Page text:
In contexts where you can't gradually make a transition and have to cross a big gap all at once (like going from Regular REL to Competitive REL), if you feel like you're not ready for the next thing, trust yourself, you're probably right. Don't use this as an excuse to give up; make a plan to study up and practice the necessary skills to get yourself to the point where you do feel ready. If you've done a bunch of studying and still don't feel ready, now consider that you might be wrong, and maybe try the thing anyway. If other people are telling you that you are ready, trust them over yourself, and definitely try the thing.
Listening to other people is one of the most effective ways to find out how you're really doing. Seek out the judges who have been doing this for a long time, who seem good at evaluating themselves and other people, and who are willing to provide honest feedback when asked. Ask them how you're doing. If they say you're doing a great job, believe them! If they say you're doing a poor job, believe them!
You're also perfectly capable of investigating things yourself. Want to know if you have imposter syndrome? Take an imposter syndrome test. Worried that your policy knowledge isn't good enough? Test it and see. Feel like you're worse or better than your peers? Take a practice test and compare your result against theirs.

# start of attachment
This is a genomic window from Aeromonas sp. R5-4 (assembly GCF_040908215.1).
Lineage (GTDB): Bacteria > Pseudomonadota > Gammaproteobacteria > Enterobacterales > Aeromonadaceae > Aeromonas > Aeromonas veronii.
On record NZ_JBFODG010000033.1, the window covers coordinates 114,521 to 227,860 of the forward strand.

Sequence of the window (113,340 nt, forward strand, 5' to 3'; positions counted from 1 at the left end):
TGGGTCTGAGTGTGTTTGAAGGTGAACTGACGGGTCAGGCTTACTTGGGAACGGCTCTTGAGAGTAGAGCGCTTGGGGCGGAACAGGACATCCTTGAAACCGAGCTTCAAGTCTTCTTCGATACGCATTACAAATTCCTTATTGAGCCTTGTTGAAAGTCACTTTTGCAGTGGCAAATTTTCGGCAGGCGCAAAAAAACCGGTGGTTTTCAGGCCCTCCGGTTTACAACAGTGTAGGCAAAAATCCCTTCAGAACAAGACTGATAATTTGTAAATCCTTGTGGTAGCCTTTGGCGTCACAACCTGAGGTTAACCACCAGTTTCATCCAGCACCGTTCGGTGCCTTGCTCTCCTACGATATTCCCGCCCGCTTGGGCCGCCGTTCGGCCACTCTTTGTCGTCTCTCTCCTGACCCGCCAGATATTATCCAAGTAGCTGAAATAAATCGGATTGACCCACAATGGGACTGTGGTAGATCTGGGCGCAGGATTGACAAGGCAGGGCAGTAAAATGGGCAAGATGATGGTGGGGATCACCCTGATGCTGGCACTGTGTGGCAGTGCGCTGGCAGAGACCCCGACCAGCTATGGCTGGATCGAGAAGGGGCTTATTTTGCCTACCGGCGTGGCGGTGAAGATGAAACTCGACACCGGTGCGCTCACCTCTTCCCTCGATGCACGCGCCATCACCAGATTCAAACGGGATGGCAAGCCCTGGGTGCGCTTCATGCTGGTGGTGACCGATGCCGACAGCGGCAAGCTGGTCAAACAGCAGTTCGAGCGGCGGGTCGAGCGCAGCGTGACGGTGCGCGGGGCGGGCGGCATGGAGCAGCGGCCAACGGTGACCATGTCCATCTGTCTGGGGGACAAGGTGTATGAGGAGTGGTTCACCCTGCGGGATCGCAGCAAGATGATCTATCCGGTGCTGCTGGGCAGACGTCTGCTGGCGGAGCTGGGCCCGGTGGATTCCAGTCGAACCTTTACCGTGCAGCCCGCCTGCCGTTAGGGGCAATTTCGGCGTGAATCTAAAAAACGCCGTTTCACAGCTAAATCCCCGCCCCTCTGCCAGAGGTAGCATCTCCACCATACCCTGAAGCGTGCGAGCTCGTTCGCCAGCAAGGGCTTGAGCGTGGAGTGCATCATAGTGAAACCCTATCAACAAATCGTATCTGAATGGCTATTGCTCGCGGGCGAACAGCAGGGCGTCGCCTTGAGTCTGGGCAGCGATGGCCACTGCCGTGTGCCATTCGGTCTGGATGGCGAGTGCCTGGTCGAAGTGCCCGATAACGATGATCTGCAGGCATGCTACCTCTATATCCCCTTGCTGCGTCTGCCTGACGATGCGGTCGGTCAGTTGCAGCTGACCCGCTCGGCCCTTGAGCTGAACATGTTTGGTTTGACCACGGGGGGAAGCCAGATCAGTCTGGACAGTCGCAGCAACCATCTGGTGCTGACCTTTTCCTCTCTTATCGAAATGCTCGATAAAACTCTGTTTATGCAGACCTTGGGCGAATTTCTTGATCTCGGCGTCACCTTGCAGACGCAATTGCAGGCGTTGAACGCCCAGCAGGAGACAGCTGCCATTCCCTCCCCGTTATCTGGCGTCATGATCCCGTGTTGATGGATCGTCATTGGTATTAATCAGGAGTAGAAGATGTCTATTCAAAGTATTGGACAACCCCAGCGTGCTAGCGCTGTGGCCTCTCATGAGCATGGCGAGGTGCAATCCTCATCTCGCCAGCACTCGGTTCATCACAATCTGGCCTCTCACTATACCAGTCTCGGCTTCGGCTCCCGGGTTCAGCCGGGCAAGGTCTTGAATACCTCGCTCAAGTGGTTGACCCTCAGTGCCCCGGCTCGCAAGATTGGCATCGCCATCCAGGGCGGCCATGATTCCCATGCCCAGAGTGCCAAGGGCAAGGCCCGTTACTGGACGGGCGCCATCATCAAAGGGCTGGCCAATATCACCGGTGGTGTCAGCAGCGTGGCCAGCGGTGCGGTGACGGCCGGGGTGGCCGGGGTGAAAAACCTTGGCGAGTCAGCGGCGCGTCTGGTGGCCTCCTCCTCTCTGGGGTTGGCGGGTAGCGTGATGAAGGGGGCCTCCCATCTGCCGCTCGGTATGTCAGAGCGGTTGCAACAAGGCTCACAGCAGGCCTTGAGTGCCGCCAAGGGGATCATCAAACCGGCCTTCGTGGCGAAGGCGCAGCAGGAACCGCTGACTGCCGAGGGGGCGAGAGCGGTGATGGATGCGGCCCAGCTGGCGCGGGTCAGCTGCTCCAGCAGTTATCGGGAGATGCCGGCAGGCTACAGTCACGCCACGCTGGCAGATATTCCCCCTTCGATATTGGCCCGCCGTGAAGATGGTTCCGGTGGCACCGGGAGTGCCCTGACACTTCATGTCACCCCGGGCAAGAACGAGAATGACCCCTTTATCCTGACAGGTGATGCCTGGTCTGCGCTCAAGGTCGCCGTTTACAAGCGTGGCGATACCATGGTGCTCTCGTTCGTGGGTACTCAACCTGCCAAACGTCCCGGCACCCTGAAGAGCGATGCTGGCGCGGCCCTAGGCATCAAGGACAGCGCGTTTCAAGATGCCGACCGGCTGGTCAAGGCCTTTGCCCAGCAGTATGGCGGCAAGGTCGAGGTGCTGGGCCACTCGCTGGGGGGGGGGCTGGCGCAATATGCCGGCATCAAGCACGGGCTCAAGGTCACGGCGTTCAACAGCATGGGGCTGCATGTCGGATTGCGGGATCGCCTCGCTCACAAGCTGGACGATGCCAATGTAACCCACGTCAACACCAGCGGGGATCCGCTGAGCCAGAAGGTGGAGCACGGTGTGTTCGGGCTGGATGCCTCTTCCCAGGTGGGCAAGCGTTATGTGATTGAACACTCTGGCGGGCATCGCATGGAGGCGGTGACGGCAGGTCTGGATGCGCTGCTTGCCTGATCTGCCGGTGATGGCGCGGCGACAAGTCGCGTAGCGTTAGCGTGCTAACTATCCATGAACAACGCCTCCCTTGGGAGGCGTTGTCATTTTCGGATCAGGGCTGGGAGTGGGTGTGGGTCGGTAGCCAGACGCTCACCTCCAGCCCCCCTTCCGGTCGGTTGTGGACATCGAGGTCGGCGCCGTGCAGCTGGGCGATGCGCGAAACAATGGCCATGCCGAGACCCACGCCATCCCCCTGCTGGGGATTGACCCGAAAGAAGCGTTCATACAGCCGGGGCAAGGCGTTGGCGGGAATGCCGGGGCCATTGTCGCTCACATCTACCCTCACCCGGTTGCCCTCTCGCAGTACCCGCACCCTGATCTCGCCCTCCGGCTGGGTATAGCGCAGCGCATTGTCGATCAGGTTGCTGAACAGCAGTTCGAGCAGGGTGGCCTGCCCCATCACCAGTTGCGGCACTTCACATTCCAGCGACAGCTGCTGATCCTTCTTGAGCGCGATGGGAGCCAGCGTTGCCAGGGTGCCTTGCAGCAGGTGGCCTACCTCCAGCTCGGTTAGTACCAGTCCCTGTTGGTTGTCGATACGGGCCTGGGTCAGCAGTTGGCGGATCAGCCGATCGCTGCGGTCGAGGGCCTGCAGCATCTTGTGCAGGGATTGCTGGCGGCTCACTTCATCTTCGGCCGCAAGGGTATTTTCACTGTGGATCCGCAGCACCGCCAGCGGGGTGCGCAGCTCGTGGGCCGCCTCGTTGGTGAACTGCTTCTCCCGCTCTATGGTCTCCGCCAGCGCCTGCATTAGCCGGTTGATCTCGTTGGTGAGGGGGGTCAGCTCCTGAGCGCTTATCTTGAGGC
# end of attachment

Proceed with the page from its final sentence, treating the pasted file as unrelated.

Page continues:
Good judges learn to incorporate these sorts of self-assessments into their normal judging style, and are constantly integrating this information into their self-image.
Improving social confidence is a simpler task, since the goal is just to make it as high as possible.
The one big pitfall here is that it's tempting to attempt to improve your social confidence via self-deception. All sorts of self-help guides will tell you to attempt to brainwash yourself into thinking you're competent, successful, etc.